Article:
Coco Gauff’s progression to the final of the US Open this week was delayed by two things. First, the intransigence of her opponent, Karolina Muchova, who saved five match points. Second, by climate change protestors who forced a pause in the match when one of them glued their feet to the ground.
Afterwards, Gauff was sanguine about the event, saying:
“I always speak about preaching about what you feel and what you believe in. It was done in a peaceful way, so I can’t get too mad at it. Obviously I don’t want it to happen when I’m winning up 6-4, 1-0, and I wanted the momentum to keep going. But hey, if that’s what they felt they needed to do to get their voices heard, I can’t really get upset at it”
According to the BBC’s Russell Fuller, she also added:
“I 100% believe in climate change… [the cause is] a history defining moment.”
Gauff’s comments are captured in the full press conference video, below.
Gauff is 19 years old, and therefore smack bang in the middle of what most people would call Generation Z (born between the late 1990s and about 2010). Her magnanimity about the disruption contrasted with the angry reaction of the (presumably) much older crowd, who took to chanting ‘kick them out’ during the protest-induced delay to proceedings.
Gauff is one of the post-Serena, post-Federer wunderkinds that tennis will rely on over the next decade to bring more fans into the game. If her post-match comments are anything to go by, she’ll have no trouble fulfilling this awesome, unfair task. New data, collected by Trajectory this summer, finds that Gen Zs, like Gauff, are unique in their desire to see their personal views reflected by the celebrities (including sportspeople) that they follow.
This is a relatively modern phenomenon. We have access to the views and attitudes of celebrities like never before, and in an age of self-expression, personal branding and curated identity, it is little surprise that the outlook of famous people is a key determinant of our affinity to them.
But it is also a phenomenon largely confined to younger generations – especially Gen Z and Gen Y (born between the early 80s and mid-90s). Older generations, including the Baby Boomers (born late 1940s to mid-1960s), simply aren’t that fussed about what notable people think. They separate the art from the artist, the sport from the sportsperson. Younger generations are far less likely to do this.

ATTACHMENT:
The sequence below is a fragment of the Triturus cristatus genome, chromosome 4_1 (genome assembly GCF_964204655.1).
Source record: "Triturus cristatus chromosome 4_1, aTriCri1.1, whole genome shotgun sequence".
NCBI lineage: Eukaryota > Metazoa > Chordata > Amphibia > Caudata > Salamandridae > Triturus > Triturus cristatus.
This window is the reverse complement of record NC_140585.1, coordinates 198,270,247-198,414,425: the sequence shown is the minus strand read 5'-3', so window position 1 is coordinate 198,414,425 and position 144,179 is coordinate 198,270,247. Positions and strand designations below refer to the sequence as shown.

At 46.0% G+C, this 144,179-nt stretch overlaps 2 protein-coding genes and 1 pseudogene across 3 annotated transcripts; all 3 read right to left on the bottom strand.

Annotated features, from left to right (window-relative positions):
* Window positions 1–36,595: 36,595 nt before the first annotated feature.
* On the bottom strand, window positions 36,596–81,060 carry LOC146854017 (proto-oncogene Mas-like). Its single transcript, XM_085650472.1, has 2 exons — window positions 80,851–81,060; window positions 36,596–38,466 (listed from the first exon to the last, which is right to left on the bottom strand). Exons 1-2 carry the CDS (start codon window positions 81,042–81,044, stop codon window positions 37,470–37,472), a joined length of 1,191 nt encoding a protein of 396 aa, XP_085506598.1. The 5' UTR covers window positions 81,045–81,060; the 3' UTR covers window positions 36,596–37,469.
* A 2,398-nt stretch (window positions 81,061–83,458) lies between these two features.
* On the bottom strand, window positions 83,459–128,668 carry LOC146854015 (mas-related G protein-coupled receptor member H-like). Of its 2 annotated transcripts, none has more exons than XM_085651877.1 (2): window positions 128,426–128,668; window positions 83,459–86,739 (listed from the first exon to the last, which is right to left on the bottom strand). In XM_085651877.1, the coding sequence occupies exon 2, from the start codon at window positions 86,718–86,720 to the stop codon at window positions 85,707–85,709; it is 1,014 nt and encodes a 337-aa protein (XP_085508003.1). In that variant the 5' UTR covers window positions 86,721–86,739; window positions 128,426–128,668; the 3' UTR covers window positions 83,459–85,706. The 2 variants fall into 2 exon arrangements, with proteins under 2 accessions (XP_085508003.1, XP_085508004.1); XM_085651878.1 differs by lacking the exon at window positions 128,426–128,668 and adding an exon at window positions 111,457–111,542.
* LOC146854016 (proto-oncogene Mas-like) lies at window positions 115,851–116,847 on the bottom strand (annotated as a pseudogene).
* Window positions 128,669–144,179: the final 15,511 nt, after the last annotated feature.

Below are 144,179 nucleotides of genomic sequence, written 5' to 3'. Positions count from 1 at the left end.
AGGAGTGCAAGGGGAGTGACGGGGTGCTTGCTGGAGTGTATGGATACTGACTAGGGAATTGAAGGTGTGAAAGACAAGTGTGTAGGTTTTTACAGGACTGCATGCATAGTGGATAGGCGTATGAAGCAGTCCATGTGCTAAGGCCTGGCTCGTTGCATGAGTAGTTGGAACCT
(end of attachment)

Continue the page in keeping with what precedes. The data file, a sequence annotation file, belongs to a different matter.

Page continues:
What does this mean?
This isn’t going anywhere. It’s possible that strident views soften as we age, and also possible that we can’t fully leave behind the work of artists who’s views we can no longer stomach.
There will be plenty of Kanye West fans, appalled and disgusted by his views, who nevertheless can’t bring themselves to remove The College Dropout and 808s & Heartbreaks (really, you can do without the rest) from their throwback playlists. Perhaps this will be an example of generations learning to separate the art from the artist as they get older. But before that, notable people – whether leaders of businesses or individuals in the public eye as well as celebrities – will need to reflect the views of their audience to build one.
There will also be many examples of this individual-affinity causing headaches for businesses and platforms. The recent Gary Lineker affair – in which criticism of the government’s refugee policy led to the effective suspension of normal sports programming on the BBC for a weekend – is a great example.
Lineker knows what the people who follow him want to hear. He knows that to stay relevant among younger audiences he should speak out. He probably knows that older generations don’t care as much, and just want to watch the football without any fuss. It took barely three days for the BBC to enact a humiliating climbdown.
Most of all, this a key new dynamic in our Political Brands trend. So far, we’ve talked about that trend in the context of corporate activity, from changing your social logos to a rainbow for one month a year (everywhere except Saudi Arabia, of course) to the pitfalls of completely misunderstanding your audience, to authentic meaningful action that can engender support. In the age of the individual, this puts brands on the back foot.